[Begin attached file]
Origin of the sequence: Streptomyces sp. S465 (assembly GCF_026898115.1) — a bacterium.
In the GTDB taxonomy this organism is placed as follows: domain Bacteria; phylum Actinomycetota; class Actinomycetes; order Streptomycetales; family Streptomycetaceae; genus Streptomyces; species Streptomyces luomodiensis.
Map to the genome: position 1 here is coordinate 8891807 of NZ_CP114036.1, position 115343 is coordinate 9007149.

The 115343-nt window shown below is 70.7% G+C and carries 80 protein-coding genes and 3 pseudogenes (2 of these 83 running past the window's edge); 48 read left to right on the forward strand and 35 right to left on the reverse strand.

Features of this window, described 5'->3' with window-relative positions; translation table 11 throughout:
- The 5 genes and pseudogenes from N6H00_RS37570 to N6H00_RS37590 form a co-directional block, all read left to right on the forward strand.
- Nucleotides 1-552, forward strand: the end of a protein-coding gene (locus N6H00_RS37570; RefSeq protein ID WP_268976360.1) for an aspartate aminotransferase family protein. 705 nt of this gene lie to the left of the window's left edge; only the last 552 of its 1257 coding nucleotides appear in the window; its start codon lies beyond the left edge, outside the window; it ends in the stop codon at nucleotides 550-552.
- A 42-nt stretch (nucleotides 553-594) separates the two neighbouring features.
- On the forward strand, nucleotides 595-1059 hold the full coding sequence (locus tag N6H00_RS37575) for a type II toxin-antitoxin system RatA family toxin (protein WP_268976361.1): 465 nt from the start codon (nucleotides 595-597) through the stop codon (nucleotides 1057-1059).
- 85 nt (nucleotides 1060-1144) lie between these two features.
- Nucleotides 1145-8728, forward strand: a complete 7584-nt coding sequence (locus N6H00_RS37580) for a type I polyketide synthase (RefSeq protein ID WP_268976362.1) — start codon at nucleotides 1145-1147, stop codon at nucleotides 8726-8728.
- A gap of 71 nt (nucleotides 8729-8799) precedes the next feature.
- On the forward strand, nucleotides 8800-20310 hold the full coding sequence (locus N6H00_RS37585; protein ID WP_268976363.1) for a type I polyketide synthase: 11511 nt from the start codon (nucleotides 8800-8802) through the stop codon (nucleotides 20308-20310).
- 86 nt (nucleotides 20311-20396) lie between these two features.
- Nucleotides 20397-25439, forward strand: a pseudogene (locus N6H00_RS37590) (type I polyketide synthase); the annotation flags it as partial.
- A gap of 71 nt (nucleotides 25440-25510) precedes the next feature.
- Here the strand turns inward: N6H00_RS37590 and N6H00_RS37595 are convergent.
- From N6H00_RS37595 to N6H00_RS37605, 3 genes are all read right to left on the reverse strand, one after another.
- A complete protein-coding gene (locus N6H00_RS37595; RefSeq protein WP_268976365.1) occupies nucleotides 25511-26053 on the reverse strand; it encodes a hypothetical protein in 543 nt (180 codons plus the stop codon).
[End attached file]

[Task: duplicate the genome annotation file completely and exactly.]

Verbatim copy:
Origin of the sequence: Streptomyces sp. S465 (assembly GCF_026898115.1) — a bacterium.
In the GTDB taxonomy this organism is placed as follows: domain Bacteria; phylum Actinomycetota; class Actinomycetes; order Streptomycetales; family Streptomycetaceae; genus Streptomyces; species Streptomyces luomodiensis.
Map to the genome: position 1 here is coordinate 8891807 of NZ_CP114036.1, position 115343 is coordinate 9007149.

The 115343-nt window shown below is 70.7% G+C and carries 80 protein-coding genes and 3 pseudogenes (2 of these 83 running past the window's edge); 48 read left to right on the forward strand and 35 right to left on the reverse strand.

Features of this window, described 5'->3' with window-relative positions; translation table 11 throughout:
- The 5 genes and pseudogenes from N6H00_RS37570 to N6H00_RS37590 form a co-directional block, all read left to right on the forward strand.
- Nucleotides 1-552, forward strand: the end of a protein-coding gene (locus N6H00_RS37570; RefSeq protein ID WP_268976360.1) for an aspartate aminotransferase family protein. 705 nt of this gene lie to the left of the window's left edge; only the last 552 of its 1257 coding nucleotides appear in the window; its start codon lies beyond the left edge, outside the window; it ends in the stop codon at nucleotides 550-552.
- A 42-nt stretch (nucleotides 553-594) separates the two neighbouring features.
- On the forward strand, nucleotides 595-1059 hold the full coding sequence (locus tag N6H00_RS37575) for a type II toxin-antitoxin system RatA family toxin (protein WP_268976361.1): 465 nt from the start codon (nucleotides 595-597) through the stop codon (nucleotides 1057-1059).
- 85 nt (nucleotides 1060-1144) lie between these two features.
- Nucleotides 1145-8728, forward strand: a complete 7584-nt coding sequence (locus N6H00_RS37580) for a type I polyketide synthase (RefSeq protein ID WP_268976362.1) — start codon at nucleotides 1145-1147, stop codon at nucleotides 8726-8728.
- A gap of 71 nt (nucleotides 8729-8799) precedes the next feature.
- On the forward strand, nucleotides 8800-20310 hold the full coding sequence (locus N6H00_RS37585; protein ID WP_268976363.1) for a type I polyketide synthase: 11511 nt from the start codon (nucleotides 8800-8802) through the stop codon (nucleotides 20308-20310).
- 86 nt (nucleotides 20311-20396) lie between these two features.
- Nucleotides 20397-25439, forward strand: a pseudogene (locus N6H00_RS37590) (type I polyketide synthase); the annotation flags it as partial.
- A gap of 71 nt (nucleotides 25440-25510) precedes the next feature.
- Here the strand turns inward: N6H00_RS37590 and N6H00_RS37595 are convergent.
- From N6H00_RS37595 to N6H00_RS37605, 3 genes are all read right to left on the reverse strand, one after another.
- A complete protein-coding gene (locus N6H00_RS37595; RefSeq protein WP_268976365.1) occupies nucleotides 25511-26053 on the reverse strand; it encodes a hypothetical protein in 543 nt (180 codons plus the stop codon).